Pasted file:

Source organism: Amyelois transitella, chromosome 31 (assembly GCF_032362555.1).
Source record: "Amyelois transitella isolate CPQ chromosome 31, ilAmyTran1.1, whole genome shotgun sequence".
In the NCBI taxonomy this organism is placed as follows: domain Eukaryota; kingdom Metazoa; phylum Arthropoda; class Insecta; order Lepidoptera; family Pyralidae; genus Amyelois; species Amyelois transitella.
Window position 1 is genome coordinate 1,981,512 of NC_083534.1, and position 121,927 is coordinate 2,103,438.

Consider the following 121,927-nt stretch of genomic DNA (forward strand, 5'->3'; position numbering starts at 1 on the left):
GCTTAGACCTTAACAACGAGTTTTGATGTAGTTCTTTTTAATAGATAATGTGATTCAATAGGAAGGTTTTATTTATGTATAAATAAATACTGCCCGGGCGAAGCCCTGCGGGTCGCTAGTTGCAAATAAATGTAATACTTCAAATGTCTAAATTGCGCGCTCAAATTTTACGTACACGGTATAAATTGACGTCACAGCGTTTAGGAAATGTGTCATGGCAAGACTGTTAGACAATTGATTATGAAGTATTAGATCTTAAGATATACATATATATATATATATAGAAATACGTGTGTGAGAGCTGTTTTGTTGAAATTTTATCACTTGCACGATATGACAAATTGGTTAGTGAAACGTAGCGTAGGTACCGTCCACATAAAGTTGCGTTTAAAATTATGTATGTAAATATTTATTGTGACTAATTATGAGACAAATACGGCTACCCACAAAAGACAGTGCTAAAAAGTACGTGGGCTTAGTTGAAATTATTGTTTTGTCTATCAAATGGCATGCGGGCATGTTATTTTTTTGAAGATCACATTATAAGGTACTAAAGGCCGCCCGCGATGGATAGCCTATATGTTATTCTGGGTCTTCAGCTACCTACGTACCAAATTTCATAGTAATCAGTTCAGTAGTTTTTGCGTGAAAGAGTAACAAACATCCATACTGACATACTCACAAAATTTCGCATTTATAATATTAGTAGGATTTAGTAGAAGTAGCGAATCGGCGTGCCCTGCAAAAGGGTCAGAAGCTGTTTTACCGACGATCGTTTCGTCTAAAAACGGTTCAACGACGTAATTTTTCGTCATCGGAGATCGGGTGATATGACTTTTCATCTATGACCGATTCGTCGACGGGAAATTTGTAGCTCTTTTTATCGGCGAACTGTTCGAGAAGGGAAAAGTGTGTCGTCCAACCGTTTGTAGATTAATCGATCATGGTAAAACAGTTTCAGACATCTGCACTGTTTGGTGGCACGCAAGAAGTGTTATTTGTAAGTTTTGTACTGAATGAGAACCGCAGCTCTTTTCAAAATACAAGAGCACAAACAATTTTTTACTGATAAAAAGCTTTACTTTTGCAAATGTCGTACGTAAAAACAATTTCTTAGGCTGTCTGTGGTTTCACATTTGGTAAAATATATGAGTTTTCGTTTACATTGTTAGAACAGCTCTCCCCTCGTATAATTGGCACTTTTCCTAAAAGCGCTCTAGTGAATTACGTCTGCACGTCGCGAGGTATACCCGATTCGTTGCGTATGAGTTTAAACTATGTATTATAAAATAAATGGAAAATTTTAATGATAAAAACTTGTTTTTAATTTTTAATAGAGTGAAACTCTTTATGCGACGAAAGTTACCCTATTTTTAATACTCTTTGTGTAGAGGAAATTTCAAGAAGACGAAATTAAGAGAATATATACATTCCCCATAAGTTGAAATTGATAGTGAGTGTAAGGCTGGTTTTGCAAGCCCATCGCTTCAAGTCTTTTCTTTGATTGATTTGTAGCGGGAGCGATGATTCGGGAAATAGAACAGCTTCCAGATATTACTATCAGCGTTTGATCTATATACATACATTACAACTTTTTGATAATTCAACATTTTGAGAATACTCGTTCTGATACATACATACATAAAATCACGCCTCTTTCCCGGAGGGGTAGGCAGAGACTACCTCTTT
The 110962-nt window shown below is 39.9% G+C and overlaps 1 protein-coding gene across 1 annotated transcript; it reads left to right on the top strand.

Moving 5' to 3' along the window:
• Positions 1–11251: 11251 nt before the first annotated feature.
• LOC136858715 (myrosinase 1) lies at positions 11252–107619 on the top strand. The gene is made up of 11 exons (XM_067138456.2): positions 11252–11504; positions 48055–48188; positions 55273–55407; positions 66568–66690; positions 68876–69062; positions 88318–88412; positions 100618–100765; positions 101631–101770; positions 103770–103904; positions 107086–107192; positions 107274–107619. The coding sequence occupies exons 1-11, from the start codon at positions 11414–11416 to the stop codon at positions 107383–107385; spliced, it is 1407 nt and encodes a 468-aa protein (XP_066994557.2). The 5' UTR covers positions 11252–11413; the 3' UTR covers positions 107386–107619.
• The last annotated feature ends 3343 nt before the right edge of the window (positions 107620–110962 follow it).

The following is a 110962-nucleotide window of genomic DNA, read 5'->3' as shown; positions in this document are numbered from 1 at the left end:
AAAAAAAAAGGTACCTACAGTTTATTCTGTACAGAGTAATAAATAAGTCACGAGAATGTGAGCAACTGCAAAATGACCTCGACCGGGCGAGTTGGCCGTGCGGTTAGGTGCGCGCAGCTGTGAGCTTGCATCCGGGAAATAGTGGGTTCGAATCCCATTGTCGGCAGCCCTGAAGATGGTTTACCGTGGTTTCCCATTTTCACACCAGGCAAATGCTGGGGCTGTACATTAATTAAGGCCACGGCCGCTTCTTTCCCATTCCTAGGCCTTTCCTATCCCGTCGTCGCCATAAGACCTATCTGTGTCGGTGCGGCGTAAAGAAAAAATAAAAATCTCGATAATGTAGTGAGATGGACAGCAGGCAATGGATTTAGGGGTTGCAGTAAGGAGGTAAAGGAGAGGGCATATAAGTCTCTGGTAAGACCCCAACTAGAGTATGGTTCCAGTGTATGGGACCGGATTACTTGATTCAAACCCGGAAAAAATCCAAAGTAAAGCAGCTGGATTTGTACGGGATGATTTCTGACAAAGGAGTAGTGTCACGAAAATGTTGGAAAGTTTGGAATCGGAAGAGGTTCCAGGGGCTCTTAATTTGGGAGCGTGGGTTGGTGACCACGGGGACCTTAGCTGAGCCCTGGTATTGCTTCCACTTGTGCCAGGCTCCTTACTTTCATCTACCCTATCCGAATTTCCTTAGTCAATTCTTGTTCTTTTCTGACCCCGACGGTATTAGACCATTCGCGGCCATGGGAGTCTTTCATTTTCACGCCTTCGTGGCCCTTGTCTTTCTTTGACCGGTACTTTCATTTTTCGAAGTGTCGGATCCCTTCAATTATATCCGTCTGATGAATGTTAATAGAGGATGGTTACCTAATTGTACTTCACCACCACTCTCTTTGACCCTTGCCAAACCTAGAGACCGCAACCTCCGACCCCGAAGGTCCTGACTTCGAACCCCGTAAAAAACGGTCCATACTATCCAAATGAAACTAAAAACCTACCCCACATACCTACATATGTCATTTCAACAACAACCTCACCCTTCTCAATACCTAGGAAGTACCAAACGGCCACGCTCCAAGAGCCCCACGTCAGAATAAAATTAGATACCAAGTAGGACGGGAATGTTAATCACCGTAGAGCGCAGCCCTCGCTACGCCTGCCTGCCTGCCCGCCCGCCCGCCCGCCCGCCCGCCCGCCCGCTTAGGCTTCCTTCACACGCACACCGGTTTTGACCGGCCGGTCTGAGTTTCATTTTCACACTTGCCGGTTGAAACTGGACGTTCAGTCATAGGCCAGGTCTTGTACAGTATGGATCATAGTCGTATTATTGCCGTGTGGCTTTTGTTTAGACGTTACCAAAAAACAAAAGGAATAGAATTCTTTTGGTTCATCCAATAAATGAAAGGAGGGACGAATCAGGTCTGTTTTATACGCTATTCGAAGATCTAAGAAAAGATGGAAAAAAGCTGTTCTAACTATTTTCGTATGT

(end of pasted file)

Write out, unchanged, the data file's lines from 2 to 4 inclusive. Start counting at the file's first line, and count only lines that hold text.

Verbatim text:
Source record: "Amyelois transitella isolate CPQ chromosome 31, ilAmyTran1.1, whole genome shotgun sequence".
In the NCBI taxonomy this organism is placed as follows: domain Eukaryota; kingdom Metazoa; phylum Arthropoda; class Insecta; order Lepidoptera; family Pyralidae; genus Amyelois; species Amyelois transitella.
Window position 1 is genome coordinate 1,981,512 of NC_083534.1, and position 121,927 is coordinate 2,103,438.